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A recently discovered 'mushroom', which has been known and used for centuries in Asian countries - kombucha 'tea' is now being acclaimed in the West for its general healing benefits. Kombucha is in fact a colony of yeast and bacteria - and not a mushroom at all.
It grows and propagates in a solution of weak tea and sugar which, as the kombucha grows, begins to ferment, producing carbon dioxide and alcohol.
When the growth has doubled in size, it's removed from the solution to start a new batch. The resulting liquid, which is biologically active, is kept refrigerated, to be drunk daily in 185g doses.
The tea has antibiotic, antibacterial and antiviral properties and purifies the body by binding to toxins and promoting their excretion.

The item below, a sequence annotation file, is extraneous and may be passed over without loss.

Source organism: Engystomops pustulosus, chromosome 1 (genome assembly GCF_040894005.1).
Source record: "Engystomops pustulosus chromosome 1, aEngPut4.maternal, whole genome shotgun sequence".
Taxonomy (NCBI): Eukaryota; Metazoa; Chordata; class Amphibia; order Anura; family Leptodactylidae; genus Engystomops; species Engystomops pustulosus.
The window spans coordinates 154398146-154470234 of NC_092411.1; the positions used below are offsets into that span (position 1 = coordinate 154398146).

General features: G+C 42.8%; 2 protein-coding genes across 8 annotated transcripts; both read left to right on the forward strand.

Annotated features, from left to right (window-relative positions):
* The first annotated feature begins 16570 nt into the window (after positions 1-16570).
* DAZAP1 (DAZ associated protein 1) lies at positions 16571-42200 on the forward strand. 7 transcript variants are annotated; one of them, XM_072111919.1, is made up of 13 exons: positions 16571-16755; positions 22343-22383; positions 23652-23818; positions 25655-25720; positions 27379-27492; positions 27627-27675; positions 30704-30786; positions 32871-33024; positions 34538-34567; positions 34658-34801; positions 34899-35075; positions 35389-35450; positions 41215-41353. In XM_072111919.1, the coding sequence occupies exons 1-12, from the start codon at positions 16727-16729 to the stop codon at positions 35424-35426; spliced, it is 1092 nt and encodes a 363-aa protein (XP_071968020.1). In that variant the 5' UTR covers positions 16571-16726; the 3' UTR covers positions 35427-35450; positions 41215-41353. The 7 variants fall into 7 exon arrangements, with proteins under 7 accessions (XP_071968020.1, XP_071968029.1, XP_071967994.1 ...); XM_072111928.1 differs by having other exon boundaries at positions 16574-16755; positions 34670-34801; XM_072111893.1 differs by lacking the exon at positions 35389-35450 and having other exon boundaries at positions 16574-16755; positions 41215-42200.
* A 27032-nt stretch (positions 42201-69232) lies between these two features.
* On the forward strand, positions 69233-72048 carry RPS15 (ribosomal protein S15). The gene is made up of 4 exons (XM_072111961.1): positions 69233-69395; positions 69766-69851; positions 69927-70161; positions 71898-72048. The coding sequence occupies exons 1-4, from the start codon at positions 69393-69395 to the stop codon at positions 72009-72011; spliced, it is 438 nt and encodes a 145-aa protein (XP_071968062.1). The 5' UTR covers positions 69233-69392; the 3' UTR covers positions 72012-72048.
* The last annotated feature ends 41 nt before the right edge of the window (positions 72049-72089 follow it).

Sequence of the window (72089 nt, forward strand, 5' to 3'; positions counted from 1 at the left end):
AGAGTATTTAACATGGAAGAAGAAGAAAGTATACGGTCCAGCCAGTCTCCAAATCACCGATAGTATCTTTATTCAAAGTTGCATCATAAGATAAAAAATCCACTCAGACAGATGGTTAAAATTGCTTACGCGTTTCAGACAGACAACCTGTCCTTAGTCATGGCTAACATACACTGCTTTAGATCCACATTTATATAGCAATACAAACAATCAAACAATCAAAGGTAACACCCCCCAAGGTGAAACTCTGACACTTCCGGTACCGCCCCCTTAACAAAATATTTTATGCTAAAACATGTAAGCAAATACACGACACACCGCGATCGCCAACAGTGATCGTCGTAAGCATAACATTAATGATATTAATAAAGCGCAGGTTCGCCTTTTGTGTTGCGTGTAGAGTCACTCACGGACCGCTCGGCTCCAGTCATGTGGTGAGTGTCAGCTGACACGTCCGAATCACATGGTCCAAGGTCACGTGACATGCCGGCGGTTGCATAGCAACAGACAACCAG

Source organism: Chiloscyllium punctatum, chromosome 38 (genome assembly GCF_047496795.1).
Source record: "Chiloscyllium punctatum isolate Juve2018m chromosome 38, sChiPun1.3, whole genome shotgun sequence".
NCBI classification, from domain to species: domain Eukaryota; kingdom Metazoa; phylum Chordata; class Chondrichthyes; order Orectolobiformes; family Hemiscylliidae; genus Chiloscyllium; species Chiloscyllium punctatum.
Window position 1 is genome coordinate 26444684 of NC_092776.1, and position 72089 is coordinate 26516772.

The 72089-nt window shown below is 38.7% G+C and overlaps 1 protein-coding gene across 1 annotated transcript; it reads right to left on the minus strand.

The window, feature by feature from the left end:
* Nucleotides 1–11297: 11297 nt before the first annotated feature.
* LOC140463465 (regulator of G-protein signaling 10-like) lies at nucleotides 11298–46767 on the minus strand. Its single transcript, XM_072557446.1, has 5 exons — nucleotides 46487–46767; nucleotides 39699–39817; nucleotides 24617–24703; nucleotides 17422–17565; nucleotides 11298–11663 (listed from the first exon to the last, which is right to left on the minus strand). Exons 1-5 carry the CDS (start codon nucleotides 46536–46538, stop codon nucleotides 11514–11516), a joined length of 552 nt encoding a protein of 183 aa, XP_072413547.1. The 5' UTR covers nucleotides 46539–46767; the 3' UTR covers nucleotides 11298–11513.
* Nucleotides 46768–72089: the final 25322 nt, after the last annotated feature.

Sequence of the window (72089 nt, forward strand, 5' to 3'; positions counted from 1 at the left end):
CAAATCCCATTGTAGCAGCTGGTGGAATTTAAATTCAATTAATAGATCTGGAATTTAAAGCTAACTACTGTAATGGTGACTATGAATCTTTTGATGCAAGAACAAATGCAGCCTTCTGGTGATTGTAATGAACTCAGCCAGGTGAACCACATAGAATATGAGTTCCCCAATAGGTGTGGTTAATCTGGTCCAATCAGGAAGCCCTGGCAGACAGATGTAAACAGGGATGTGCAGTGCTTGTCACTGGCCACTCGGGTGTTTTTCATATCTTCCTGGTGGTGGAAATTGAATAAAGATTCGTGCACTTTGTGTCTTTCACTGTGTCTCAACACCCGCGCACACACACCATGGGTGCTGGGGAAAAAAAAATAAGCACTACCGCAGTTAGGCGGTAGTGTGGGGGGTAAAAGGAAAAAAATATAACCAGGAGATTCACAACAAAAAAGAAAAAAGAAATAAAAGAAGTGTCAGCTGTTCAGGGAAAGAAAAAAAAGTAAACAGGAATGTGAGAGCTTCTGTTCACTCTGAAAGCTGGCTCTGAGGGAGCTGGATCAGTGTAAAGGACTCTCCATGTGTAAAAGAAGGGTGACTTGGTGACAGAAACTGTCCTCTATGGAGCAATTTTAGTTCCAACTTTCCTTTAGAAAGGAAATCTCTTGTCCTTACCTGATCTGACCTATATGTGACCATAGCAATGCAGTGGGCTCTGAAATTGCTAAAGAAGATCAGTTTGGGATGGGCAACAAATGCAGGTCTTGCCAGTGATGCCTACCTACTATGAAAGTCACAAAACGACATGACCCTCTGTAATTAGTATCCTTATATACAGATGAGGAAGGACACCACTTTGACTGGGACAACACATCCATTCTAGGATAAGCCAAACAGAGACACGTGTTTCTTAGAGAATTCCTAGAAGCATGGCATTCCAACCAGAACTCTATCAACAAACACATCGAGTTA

It contains several of the B vitamins and glucuronic acid, a known liver detoxifier.
Ready-made kombucha tea is now available in many health food shops in bottles and extract drop. For more information on nutrition see 'Nutrients A to Z' by Dr. Michael Sharon (Prion Books); www.kombucha.org.uk
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